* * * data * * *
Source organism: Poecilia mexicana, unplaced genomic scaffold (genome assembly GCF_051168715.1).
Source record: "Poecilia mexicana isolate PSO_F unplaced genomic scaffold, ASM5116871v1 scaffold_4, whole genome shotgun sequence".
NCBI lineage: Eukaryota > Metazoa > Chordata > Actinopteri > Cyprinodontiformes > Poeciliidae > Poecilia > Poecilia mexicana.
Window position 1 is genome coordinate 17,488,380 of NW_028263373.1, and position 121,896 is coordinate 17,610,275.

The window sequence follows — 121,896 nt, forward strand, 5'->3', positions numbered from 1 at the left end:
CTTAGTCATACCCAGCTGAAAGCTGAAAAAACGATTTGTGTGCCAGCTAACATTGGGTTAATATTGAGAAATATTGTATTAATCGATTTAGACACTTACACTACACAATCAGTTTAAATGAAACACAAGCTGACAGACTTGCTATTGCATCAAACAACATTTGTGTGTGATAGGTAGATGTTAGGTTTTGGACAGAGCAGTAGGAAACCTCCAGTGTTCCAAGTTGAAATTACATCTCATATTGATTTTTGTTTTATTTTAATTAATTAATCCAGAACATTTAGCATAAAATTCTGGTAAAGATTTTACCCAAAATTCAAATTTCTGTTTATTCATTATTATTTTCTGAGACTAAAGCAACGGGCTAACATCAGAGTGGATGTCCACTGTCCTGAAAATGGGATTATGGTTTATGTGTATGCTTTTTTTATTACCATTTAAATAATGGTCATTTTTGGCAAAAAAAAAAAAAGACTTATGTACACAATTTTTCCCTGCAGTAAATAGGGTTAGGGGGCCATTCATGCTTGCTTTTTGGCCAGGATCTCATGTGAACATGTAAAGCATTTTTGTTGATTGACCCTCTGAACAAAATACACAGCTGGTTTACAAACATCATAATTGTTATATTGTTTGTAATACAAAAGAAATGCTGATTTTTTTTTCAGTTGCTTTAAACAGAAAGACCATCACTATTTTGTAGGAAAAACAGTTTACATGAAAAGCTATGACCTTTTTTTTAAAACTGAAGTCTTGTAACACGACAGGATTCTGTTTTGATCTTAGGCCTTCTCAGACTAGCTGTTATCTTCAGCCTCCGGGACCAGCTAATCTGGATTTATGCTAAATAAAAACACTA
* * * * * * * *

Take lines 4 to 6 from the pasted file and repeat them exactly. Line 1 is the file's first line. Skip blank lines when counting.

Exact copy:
Window position 1 is genome coordinate 17,488,380 of NW_028263373.1, and position 121,896 is coordinate 17,610,275.

The window sequence follows — 121,896 nt, forward strand, 5'->3', positions numbered from 1 at the left end:
CTTAGTCATACCCAGCTGAAAGCTGAAAAAACGATTTGTGTGCCAGCTAACATTGGGTTAATATTGAGAAATATTGTATTAATCGATTTAGACACTTACACTACACAATCAGTTTAAATGAAACACAAGCTGACAGACTTGCTATTGCATCAAACAACATTTGTGTGTGATAGGTAGATGTTAGGTTTTGGACAGAGCAGTAGGAAACCTCCAGTGTTCCAAGTTGAAATTACATCTCATATTGATTTTTGTTTTATTTTAATTAATTAATCCAGAACATTTAGCATAAAATTCTGGTAAAGATTTTACCCAAAATTCAAATTTCTGTTTATTCATTATTATTTTCTGAGACTAAAGCAACGGGCTAACATCAGAGTGGATGTCCACTGTCCTGAAAATGGGATTATGGTTTATGTGTATGCTTTTTTTATTACCATTTAAATAATGGTCATTTTTGGCAAAAAAAAAAAAAGACTTATGTACACAATTTTTCCCTGCAGTAAATAGGGTTAGGGGGCCATTCATGCTTGCTTTTTGGCCAGGATCTCATGTGAACATGTAAAGCATTTTTGTTGATTGACCCTCTGAACAAAATACACAGCTGGTTTACAAACATCATAATTGTTATATTGTTTGTAATACAAAAGAAATGCTGATTTTTTTTTCAGTTGCTTTAAACAGAAAGACCATCACTATTTTGTAGGAAAAACAGTTTACATGAAAAGCTATGACCTTTTTTTTAAAACTGAAGTCTTGTAACACGACAGGATTCTGTTTTGATCTTAGGCCTTCTCAGACTAGCTGTTATCTTCAGCCTCCGGGACCAGCTAATCTGGATTTATGCTAAATAAAAACACTA